Crime has been a problem in the neighborhood – even with the police station in very close proximity.  The school board has shut down some of the neighborhood schools because of a decrease in population.  There are old water and sewer service pipes and neglected properties.  But there are also community gardens, and affordable commercial properties just waiting to be turned into grocery stores, apartments and restaurants.   A few business people invested in properties in the area – some entertainment venues, a scuba diving shop, several non-profits, and such.  They’ve been living in harmony with the neighborhood, and steadily improving the lives of those who choose to live here.  It’s difficult to understand why the rest of the Shreveport/Bossier community is relatively apprehensive about working with these neighbors.

Mayor Glover hosted a community meeting at the Municipal Auditorium on Monday, October 10.  He was scheduled to address the community about revitalization and growth – in THIS downtown neighborhood!  Recently, there had been a few art events neaby, and some land surveyors and planners in the streets, but most residents had no idea that the city government was planning to revitalize their neighborhood.

They remember the past – when young children played safely in front yards, and mothers strolled babies down the streets.  You could walk to the store to buy a quart of milk, and know the store cashier by first name – and his mother, too!  If THAT community could be revitalized, the neighbors at Monday’s community meeting were all for it!

There had been a few stories on TV and in the newspaper about federal funds for revitalization in Shreveport, but who among us has time to read about the intricacies of government contracts when we work multiple jobs, care for children and elderly relatives, and regularly attend church services and evening college classes?
The night of Mayor Glover’s meeting, the neighborhood residents set aside valuable time to attend, contribute ideas, and ask questions.  All the TV stations were there.  There were many, many people in attendance who were obviously not from this neighborhood.  Maybe they were the local investors who’d bring back the grocery store, the music shop, or the hardware store?

Pastor West gave the invocation.  Residents were excited and hopeful about learning what they could do to help with their neighborhood revitalization!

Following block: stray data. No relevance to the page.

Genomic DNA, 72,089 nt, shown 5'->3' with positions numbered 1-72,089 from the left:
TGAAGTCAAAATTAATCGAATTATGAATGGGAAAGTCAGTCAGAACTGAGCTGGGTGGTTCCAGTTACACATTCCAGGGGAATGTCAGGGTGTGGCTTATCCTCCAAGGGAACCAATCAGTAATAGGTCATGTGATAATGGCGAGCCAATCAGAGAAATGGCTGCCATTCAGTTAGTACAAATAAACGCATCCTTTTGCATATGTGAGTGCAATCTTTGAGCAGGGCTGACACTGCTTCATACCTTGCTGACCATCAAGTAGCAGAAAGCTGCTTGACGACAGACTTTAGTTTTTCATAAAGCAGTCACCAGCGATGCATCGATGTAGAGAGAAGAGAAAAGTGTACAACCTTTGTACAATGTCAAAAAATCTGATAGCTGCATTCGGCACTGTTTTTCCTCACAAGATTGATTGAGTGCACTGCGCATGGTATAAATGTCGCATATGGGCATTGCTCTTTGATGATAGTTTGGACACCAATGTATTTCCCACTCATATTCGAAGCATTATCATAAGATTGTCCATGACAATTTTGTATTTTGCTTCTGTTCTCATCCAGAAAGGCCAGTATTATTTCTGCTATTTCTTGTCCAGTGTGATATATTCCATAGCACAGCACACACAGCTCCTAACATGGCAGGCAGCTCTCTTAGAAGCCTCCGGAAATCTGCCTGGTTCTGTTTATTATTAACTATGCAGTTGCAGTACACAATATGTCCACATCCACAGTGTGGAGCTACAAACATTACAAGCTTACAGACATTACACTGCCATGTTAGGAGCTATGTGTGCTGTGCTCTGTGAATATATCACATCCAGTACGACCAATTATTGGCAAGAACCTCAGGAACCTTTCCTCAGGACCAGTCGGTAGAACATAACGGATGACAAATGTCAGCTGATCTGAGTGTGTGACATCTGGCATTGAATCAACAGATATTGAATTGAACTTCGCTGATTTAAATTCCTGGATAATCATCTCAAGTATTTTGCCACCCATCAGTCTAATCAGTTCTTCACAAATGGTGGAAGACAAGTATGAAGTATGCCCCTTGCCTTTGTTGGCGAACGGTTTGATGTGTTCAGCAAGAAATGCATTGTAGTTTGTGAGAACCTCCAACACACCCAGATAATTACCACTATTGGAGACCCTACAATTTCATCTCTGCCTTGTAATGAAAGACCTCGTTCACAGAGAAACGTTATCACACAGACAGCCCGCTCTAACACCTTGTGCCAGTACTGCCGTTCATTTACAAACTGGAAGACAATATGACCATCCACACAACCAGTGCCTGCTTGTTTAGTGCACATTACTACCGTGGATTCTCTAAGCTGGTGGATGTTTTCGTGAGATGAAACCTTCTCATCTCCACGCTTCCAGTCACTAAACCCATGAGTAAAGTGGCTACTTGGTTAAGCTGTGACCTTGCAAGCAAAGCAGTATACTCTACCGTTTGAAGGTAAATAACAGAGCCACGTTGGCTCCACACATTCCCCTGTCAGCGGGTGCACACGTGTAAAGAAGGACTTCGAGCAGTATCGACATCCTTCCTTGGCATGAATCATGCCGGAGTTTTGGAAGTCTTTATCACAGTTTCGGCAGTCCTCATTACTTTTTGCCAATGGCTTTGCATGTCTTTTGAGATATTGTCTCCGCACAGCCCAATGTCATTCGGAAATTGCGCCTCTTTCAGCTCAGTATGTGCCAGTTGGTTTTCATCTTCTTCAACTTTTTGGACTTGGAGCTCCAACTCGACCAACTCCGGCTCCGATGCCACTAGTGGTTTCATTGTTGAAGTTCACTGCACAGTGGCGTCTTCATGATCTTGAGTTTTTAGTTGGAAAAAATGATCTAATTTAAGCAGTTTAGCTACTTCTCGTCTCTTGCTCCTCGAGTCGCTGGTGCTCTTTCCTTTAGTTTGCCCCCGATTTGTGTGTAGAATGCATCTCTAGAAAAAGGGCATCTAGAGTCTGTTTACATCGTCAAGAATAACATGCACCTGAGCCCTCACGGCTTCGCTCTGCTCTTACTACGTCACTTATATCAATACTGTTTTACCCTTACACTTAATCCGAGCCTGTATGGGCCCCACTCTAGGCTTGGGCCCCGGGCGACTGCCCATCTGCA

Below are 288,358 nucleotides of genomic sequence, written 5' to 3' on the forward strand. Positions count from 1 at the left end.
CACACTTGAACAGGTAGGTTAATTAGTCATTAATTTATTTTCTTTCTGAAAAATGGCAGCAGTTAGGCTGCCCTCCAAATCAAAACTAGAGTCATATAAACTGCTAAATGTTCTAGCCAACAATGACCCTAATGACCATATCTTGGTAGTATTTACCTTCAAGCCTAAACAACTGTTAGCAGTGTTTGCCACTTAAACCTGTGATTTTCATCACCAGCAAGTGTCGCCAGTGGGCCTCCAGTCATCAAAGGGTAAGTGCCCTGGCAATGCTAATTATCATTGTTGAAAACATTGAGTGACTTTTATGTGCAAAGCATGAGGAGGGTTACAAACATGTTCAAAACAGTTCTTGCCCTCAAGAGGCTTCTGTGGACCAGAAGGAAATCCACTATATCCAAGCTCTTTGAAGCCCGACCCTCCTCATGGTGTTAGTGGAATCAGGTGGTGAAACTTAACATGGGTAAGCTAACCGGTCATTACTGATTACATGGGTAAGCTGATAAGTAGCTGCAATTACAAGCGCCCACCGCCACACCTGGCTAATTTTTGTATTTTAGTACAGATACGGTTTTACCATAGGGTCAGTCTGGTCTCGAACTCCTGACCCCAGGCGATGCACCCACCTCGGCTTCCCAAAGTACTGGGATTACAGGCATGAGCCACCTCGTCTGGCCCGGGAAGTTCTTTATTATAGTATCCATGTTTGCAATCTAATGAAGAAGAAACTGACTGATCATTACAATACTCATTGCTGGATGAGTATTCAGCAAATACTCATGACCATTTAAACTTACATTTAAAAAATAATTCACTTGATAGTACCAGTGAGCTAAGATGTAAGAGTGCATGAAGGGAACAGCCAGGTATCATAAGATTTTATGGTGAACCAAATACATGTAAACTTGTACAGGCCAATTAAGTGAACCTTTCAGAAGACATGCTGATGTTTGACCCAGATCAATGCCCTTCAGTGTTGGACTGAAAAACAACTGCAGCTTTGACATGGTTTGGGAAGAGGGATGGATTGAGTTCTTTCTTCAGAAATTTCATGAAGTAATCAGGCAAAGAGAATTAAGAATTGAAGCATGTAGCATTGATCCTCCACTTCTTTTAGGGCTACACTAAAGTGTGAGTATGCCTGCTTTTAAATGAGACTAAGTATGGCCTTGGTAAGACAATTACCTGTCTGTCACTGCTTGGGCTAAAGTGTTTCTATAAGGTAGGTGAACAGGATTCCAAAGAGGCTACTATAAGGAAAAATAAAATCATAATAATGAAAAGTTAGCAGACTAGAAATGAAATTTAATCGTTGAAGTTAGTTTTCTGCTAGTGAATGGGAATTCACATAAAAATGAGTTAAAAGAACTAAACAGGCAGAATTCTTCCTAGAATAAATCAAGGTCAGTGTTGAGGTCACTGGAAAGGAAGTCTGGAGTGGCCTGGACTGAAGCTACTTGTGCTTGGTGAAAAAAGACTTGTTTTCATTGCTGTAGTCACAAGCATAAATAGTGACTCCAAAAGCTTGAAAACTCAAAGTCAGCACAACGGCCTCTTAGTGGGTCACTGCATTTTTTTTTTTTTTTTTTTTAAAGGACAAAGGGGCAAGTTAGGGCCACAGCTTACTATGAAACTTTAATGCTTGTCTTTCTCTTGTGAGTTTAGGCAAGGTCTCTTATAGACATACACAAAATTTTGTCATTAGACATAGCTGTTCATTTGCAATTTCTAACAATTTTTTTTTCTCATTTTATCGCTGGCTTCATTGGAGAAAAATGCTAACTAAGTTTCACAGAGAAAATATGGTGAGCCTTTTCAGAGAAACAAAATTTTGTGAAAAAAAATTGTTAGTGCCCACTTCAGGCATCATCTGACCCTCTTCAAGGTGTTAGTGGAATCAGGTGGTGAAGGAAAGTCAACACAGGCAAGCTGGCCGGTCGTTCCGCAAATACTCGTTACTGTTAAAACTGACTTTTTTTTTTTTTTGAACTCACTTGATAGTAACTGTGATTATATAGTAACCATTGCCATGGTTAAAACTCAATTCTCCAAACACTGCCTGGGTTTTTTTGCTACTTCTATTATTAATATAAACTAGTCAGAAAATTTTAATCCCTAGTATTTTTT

Mayor Glover began discussing three projects unfamiliar to many of the neighbors: Shreveport Common, Shreveport Choice Neighborhood Transformation Plan, and streets and drainage issues throughout the city.

Everyone knew that problems existed with old streets and water lines, but didn’t realize it was a major problem citywide.  Thank goodness something would finally be done!  But what, they wondered, is the “Shreveport Common?”  And what is the “Choice Neighborhood Plan?”  And what do they have to do with our neighborhood?

Looking around the room, neighbors saw plans and conceptual drawings displayed everywhere – plans for their tight-knit community.  Residents were told that the local arts council is planning to turn a large part of the neighborhood into a “cultural district.”  There were so many questions, but Mayor Glover wasn’t addressing any questions; only making statements.  The Mayor had already met with the Federal Government.  He’d presented a movie to them in order to acquire NEA money for this new cultural district.  He shared the movie which supposedly represented this neighborhood, but didn’t look like this neighborhood.  It looked like Seattle, or Austin.  People in the audience wondered, “Can they create things like this without even asking the residents first?  How can a group of strangers create plans for a cultural district in someone else’s neighborhood?  And what exactly IS a ‘cultural district?’”

The mayor announced that one of the goals for Shreveport Common is to create a cultural economy, and use arts as economic development.  What about the neighbors’ homes?  No one minds sharing his neighborhood with new residents – but what will happen to privately-owned properties?  What does this mean for the existing community?

Why didn’t someone from the City Government knock on doors or call residents on the phone prior to creating these preliminary plans, and prior to asking for federal grants?  Many residents were just now learning about this pending influx of artists, federal money, planning studies, and development.